Sometimes, even The A.V. Club isn’t impervious to the sexy allure of ostensible cultural garbage. Which is why there’s I Watched This On Purpose, our feature exploring the impulse to spend time with trashy-looking yet in some way irresistible entertainments, playing the long odds in hopes of a real reward and a good time.

Cultural infamy: G.I. Joe: The Rise Of Cobra has a 32 aggregate score on Tasha Robinson’s B-grade review is the highest rating in a list that ranges from shrugging acceptance to outright contempt. It’s yet another movie based on a commercial property designed solely to separate 13-year-old boys from their allowance money, which means that artistically speaking, it’s got as much reason to exist as Power Girl’s breasts. Marlon Wayans plays a major role. Stephen Sommers’ previous directorial effort, Van Helsing, was a high-concept marriage of nonsense plotting and laughably flat CGI, a two-hour mash-up of Dracula, Frankenstein, and werewolves that kept all the worst clichés of each without tapping into any of their archetypal power. Sommers’ action sequences have been degrading rapidly since his remake of The Mummy, becoming so disconnected from anything even remotely resembling real-world physics and cause and effect that it’s like watching drunken balloon animals fuck. And there’s a colon in the title. It’s rarely a good idea to trust a movie with a colon in the title.


Curiosity factor: Tasha’s review was mildly positive. The cast, if you’re willing to be selective, has some highpoints—it’ll be years yet before I can forgive Wayans for Dungeons & Dragons, but I have a soft spot for Dennis Quaid. I’m willing to watch just about anything with Christopher Eccleston or Joseph Gordon-Levitt, even if that also means enduring Arnold Vosloo. And hey, Sienna Miller looked good in the publicity photos, so what the hell, right?

As for any fond memories of the toy line, I was always more of a fantasy/science-fiction geek; G.I. Joe’s cartoon military antics were watchable, and I owned some of the action figures, but my heart belonged to giant robots, sword-fighting anthropomorphic cats, and guys who fought ghosts while being sarcastic. But I’ll admit it, even with my low fan commitment, the nostalgia pitch still attracted my attention. There’s the “what the hell” factor of seeing a movie like this, knowing it’s almost certainly going to be terrible, but being so fascinated that it got made at all that you can’t look away. (Sometimes this even produces a decent movie; the sequels were lousy, but Pirates Of The Caribbean: The Curse Of The Black Pearl is way better than it had any right to be.) I have enough vague memories of sitting on the couch watching waves of colorful stereotypes fire thousands of lasers at each other without ever getting hurt to make me curious about a live-action version. Plus, Cobra Commander was the sort of inadvertently fascinating character that sometimes comes out of hackwork, a whiny, bitchy, perpetually impotent schemer who was just pathetic enough to be relatable. The chance to see Gordon-Levitt play him on the big screen—well, it could’ve been cool.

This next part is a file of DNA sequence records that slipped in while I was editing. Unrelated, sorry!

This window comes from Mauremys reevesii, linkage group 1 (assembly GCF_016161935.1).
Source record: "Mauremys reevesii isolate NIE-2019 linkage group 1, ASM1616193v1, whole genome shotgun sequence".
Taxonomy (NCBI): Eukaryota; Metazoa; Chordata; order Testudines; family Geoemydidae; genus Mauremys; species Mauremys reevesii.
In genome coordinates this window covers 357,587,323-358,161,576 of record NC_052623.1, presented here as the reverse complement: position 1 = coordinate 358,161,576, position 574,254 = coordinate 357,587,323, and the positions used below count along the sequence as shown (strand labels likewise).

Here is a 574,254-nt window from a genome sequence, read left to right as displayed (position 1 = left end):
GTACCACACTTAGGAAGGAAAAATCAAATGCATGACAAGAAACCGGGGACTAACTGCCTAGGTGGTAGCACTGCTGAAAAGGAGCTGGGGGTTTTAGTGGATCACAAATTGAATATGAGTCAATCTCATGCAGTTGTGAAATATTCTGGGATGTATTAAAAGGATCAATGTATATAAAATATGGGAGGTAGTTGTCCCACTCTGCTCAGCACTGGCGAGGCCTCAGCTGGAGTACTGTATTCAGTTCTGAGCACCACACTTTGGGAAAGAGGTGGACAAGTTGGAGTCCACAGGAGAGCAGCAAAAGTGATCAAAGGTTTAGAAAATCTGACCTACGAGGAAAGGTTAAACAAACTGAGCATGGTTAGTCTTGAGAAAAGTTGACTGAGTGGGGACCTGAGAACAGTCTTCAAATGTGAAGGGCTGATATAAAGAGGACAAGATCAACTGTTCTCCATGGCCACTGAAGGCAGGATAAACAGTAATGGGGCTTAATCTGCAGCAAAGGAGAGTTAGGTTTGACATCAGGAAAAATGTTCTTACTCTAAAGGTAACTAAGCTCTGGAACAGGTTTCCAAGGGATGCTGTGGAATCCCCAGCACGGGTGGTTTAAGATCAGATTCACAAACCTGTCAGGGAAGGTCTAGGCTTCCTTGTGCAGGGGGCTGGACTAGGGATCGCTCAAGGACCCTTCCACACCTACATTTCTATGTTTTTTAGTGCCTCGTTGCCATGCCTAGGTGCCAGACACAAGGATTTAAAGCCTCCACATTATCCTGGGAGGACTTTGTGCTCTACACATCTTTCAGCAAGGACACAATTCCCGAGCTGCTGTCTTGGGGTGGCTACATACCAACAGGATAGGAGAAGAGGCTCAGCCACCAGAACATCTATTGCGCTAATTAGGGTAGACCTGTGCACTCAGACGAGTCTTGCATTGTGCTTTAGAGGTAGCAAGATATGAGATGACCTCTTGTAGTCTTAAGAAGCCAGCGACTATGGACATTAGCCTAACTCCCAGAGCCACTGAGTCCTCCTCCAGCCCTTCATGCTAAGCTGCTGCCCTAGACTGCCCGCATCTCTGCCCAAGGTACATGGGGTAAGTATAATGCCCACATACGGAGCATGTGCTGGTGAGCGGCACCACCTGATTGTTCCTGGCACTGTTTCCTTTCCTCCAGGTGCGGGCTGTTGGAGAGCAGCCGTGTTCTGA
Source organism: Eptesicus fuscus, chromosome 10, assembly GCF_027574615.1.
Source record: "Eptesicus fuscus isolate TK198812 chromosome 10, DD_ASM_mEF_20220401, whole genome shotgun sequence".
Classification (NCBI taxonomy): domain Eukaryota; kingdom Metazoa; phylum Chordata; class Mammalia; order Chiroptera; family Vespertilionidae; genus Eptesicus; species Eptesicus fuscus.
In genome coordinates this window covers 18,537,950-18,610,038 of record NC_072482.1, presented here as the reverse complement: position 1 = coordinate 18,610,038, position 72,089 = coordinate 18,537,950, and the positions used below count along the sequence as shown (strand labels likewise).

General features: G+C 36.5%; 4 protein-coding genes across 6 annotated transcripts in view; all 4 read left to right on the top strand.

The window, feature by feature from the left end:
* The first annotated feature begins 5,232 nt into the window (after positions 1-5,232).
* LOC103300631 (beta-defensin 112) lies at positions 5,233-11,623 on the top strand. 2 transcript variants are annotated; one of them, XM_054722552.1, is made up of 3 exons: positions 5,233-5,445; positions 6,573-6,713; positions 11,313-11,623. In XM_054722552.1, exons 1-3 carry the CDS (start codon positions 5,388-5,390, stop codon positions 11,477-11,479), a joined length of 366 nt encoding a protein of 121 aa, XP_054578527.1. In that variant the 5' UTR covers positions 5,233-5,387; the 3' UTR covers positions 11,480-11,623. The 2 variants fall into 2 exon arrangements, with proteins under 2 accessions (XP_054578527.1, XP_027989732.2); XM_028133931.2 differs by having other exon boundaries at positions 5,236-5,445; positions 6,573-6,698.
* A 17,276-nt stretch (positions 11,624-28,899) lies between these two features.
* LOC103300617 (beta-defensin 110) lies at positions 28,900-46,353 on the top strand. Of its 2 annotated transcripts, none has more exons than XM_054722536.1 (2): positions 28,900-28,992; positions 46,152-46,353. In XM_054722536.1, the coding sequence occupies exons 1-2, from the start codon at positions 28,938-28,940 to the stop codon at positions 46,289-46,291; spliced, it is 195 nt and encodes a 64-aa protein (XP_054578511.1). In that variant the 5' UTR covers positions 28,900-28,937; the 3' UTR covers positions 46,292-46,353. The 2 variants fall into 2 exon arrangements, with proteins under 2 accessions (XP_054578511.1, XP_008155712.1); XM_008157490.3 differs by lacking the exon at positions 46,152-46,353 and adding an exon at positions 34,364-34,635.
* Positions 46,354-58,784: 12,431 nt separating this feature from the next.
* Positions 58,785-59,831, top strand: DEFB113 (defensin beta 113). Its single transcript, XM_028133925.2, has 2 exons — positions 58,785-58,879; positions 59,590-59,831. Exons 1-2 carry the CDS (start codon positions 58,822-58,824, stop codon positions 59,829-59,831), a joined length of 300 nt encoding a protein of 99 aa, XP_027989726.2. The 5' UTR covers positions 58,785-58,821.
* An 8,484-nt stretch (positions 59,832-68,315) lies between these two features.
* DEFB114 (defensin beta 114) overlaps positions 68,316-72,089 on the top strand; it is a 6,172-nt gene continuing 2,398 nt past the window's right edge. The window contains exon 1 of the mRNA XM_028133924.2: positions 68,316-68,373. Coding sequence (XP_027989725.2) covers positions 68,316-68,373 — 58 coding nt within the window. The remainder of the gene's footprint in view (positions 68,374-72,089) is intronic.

The viewing experience: Okay, no, it probably couldn’t have been. I’ll give G.I. Joe: The Rise Of Cobra this much: Visually, it was easier to follow than either Transformers movie. That’s not to say I actually wanted to understand what was going on, but story mechanics and rampant CGI aside, this was a very traditional ’90s action flick: lots of explosions, lots of running around, and not much shaky-cam.


Other than that… Well, follow along with this plot, if you will: Christopher Eccleston is the descendant of this guy who got a metal mask welded to his face because he liked to sell weapons to both sides of a conflict at the same time. Naturally, Eccleston was inspired to become an arms dealer who does the same thing, only he has the edge of knowing that if he gets caught, bad things will probably happen to him. Working with his buddy Joseph Gordon-Levitt (who is made up like Peter Lorre in Mad Love for most of the movie), he’s got this brand new nanotechnology (ah, nanomites—as good for filling in plot points today as “atomic power” was in the ’50s) that would make a totally bad-ass weapon, and he’s selling it, only he plans to have his men steal the weapon back before it actually becomes a weapon, because that would be EVIL.

Thankfully, Channing Tatum (the rare actor whose name is more interesting than he is) and Marlon Wayans are there to protect the unweaponized weapon from being stolen, only they aren’t very good at their jobs, because Sienna Miller, dressed like a wrestler with a sort of stripper/librarian thing going on, busts in on their convoy with a group of generic, disposable thugs.